Over the last few months, I’ve been reading this mystery series about a samurai detective in feudal Japan. I like it a lot. It’s well-written and engaging, and the author has really done her research into the details of Bushido and life in Japan in the 17th century.
But she has one habit that bothers me quite a bit. On almost every page, she uses an intransitive verb for a transitive verb. Things like “Thunder rumbled the sky,” and “Tension tingled the air.” It makes me cringe. Every. Time.
I can understand why she might have done this. As writers, we’re encouraged to “use active language” to engage readers and keep the story moving. The problem is, not all “active” verbs are equal. You simply cannot substitute any old verb for any other verb you like better, because it has a more “active” sound.
Transitive and intransitive, people. Both can be “active.” But they do different things.
Transitive verbs take objects. “The boy threw the ball.” “I broke my coffee mug.” The verb indicates that a change in state has occurred. Intransitive verbs, on the other hand, do not take objects. “I walked down the street.” “She appeared in the doorway.” They are often followed by prepositional phrases, and they have less to do with a change in state than with describing an ongoing process. Both transitive and intransitive verbs can be either active or passive in voice, and both can tell the reader that something is happening. But a transitive verb tells you about something happening to something else. An intransitive verb just tells you what took place.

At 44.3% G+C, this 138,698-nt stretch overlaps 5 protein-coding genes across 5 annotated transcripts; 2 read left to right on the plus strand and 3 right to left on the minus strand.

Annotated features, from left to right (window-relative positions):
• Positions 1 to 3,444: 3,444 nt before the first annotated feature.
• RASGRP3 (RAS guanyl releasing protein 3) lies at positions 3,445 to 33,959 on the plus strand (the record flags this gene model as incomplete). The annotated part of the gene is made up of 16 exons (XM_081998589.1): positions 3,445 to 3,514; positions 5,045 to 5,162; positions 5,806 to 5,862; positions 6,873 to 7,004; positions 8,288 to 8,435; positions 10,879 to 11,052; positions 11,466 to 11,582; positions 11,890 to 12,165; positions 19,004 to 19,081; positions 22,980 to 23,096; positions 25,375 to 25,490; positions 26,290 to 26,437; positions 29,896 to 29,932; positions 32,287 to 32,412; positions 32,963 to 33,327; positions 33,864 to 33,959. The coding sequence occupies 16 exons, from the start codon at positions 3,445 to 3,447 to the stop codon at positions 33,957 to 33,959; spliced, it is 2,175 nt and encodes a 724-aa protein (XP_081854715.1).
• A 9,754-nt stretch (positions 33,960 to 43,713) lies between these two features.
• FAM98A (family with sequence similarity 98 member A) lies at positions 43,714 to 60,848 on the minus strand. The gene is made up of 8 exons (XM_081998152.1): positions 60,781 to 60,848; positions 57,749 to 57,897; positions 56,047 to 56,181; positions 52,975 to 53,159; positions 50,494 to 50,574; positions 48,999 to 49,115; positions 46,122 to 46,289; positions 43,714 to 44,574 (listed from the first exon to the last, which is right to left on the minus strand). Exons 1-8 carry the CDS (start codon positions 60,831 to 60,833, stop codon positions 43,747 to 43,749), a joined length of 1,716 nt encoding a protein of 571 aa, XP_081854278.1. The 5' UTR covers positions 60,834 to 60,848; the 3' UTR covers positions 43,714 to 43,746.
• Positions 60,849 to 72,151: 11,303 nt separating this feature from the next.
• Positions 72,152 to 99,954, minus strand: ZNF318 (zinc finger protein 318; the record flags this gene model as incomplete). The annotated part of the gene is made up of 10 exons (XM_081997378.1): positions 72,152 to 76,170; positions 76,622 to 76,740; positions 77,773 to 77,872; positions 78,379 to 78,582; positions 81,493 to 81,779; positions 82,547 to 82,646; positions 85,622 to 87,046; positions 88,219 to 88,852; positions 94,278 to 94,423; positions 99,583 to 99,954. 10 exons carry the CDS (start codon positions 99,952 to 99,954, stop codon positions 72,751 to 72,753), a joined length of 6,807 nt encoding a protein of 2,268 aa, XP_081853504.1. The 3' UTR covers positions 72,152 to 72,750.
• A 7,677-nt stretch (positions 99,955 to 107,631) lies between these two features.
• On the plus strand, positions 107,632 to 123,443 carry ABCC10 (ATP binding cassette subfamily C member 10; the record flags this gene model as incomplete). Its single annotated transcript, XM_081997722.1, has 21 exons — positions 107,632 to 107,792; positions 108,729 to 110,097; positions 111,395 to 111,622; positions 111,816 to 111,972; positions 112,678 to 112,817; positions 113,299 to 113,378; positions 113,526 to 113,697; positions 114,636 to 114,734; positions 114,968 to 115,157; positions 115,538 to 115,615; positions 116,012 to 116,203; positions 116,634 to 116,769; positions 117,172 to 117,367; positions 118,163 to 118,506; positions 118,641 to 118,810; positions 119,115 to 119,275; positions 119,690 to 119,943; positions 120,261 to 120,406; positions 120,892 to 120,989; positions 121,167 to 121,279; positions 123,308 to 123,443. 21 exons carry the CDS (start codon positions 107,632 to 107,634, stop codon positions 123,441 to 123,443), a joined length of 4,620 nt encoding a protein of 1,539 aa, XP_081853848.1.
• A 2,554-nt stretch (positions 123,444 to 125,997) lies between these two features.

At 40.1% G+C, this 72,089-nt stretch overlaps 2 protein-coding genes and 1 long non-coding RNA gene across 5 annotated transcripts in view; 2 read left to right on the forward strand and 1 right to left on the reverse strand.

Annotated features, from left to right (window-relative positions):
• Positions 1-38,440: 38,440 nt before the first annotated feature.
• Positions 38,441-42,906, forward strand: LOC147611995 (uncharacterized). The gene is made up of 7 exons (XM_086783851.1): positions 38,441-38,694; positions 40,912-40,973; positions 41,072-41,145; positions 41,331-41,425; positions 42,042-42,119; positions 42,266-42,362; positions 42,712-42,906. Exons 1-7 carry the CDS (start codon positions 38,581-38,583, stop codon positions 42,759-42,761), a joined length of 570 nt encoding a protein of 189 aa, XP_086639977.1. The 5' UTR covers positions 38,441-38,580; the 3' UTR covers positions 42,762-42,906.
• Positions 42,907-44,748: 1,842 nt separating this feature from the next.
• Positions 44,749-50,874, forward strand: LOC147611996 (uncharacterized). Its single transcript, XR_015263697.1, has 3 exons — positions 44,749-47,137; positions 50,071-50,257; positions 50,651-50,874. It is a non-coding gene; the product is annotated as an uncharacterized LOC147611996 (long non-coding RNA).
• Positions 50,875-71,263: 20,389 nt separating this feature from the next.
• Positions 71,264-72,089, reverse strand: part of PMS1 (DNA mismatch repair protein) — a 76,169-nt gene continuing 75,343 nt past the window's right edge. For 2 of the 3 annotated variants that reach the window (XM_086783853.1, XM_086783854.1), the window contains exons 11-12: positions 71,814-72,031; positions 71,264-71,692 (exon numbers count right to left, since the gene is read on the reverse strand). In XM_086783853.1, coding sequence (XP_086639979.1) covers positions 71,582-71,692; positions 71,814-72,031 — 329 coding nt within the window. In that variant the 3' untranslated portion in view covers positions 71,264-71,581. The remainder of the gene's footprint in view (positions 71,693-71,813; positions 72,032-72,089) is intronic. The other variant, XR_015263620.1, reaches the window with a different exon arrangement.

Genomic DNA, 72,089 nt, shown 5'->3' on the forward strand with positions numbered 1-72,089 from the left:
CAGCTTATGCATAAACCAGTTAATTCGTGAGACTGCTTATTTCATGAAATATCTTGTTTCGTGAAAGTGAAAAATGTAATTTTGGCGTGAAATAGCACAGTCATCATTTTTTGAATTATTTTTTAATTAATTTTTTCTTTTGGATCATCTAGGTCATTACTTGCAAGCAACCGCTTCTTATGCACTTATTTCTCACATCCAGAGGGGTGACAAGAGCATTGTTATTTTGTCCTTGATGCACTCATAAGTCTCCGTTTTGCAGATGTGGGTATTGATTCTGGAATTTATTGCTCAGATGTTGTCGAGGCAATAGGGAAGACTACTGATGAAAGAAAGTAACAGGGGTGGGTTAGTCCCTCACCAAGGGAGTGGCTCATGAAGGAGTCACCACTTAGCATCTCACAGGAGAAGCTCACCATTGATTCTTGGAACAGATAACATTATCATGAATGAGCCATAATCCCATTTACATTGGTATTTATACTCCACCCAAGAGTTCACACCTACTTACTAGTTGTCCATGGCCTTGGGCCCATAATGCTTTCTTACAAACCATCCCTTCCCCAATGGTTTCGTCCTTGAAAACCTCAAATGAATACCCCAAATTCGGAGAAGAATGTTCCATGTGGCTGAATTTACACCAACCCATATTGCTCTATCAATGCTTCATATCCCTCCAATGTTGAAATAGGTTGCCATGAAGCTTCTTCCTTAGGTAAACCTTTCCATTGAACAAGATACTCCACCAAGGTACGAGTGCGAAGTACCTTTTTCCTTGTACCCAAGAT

The author of those mysteries could have corrected the sentences in the two examples I gave simply by adding a few words. She could have said, “Thunder rumbled through the sky” and “Tension tingled in the air.” Yeah, okay–that last one is a bit of a stretch. I personally would turn it around to say, “The air tingled with tension.” My point is, both tingling and rumbling are ongoing states of being. They don’t depict a change.
The thing is, there are so many transitive verbs the author could have used. She could have said, “Thunder shattered the sky.” Perfectly good transitive verb chock full of imagery. Or, “Tension electrified the air.” I can’t imagine why she would have made the choices she made unless she didn’t know the difference. She may not; I’m not sure she’s a native English speaker. But I would have hoped an editor would catch that kind of thing before the books went to print.
This subject carries over into another pet peeve of mine: Please, people, learn the difference between “lie” and “lay.” When I hear educated people saying things like “I’m going to go lay down,” it hurts my brain.”Lay/Laid/Laid” is a transitive verb. As I made clear above, transitive verbs take objects. “The chicken lays an egg. She laid one yesterday, and she had laid one the day before that.” “Lie/Lay/Lain” is the intransitive verb. “I lie down in the grass, I lay there yesterday and I had lain there for years.” I do understand the confusion that comes from common misuse combined with the fact that the present tense of the transitive verb is the same as the past tense of the intransitive. But I do expect people who love words and writing to get it right.
Just to reiterate: Transitive verbs take objects. Intransitive verbs don’t, and, more importantly, can’t. It’s that simple.